Posted 1 year ago on Feb. 20, 2013, 7:46 a.m. EST by GirlFriday
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Tea partiers have also risen up to oppose the tyranny of septic-tank inspections. In 2011, activists persuaded the Legislature to overturn a 2010 law that required old and potentially leaky septic systems to get inspected every five years to prevent human waste from seeping into the water supply. "They don't realize the damage done when you remove revenue from the budget," says Pafford, the Democratic legislator from Palm Beach, whose district has seen record flooding in the past year. "We defecate in the water we drink because we don't want government control. At the same time we offer 18 bills on whether a woman can have an abortion. There are a lot of people who miss Gov. [Jeb] Bush—that's where we are."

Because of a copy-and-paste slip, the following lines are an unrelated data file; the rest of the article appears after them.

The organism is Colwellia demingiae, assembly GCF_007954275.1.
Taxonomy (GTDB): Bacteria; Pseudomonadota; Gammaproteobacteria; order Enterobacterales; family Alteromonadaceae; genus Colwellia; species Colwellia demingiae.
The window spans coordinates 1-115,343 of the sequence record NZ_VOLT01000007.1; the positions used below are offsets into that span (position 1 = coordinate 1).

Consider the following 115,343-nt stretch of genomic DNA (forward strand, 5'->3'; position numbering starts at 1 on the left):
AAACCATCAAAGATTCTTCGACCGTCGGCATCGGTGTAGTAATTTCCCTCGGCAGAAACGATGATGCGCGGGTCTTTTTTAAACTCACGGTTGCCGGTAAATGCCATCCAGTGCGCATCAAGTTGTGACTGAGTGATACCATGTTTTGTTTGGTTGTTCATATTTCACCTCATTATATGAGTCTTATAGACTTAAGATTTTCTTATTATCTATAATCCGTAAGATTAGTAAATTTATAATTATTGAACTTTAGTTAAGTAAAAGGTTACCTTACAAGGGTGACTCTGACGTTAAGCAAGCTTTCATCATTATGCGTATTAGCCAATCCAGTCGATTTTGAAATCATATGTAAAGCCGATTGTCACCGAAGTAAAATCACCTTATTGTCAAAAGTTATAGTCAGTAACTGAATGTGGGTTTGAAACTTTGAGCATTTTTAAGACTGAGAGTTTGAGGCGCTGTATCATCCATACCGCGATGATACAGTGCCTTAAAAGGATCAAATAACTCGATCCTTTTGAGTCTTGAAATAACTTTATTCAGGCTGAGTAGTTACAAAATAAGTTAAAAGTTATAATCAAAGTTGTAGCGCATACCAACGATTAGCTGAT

It used to be that a few government expenditures were immune from partisan disagreement—cops, potholes, mosquito control. But not anymore. Most of Florida's mosquito abatement work is done at the local level, where independent taxing districts are responsible for the bulk of the eradication efforts. These districts have become targets of tea party wrath. Last year, a trio of conservative activists dubbing themselves the "Mosquitoteers" challenged several members on the Anastasia Mosquito Control Board in St. Augustine. They campaigned on a plan to cut mosquito control taxes and the district's budget and bought a billboard reading: "Smash mosquitoes and the friends of Obama." Never mind, notes board member Vivian Browning, that the seats are nonpartisan: "Mosquitoes, they don't care if you're Republican, Democrat, or independent. They can eat you, infect you, kill you, regardless of party." One of the Mosquitoteers, a reserve sheriff's deputy, defeated a University of Florida biology professor who is an expert in mosquito-borne diseases—a concern in a state that has regular outbreaks of West Nile virus and has seen an uptick in dengue fever.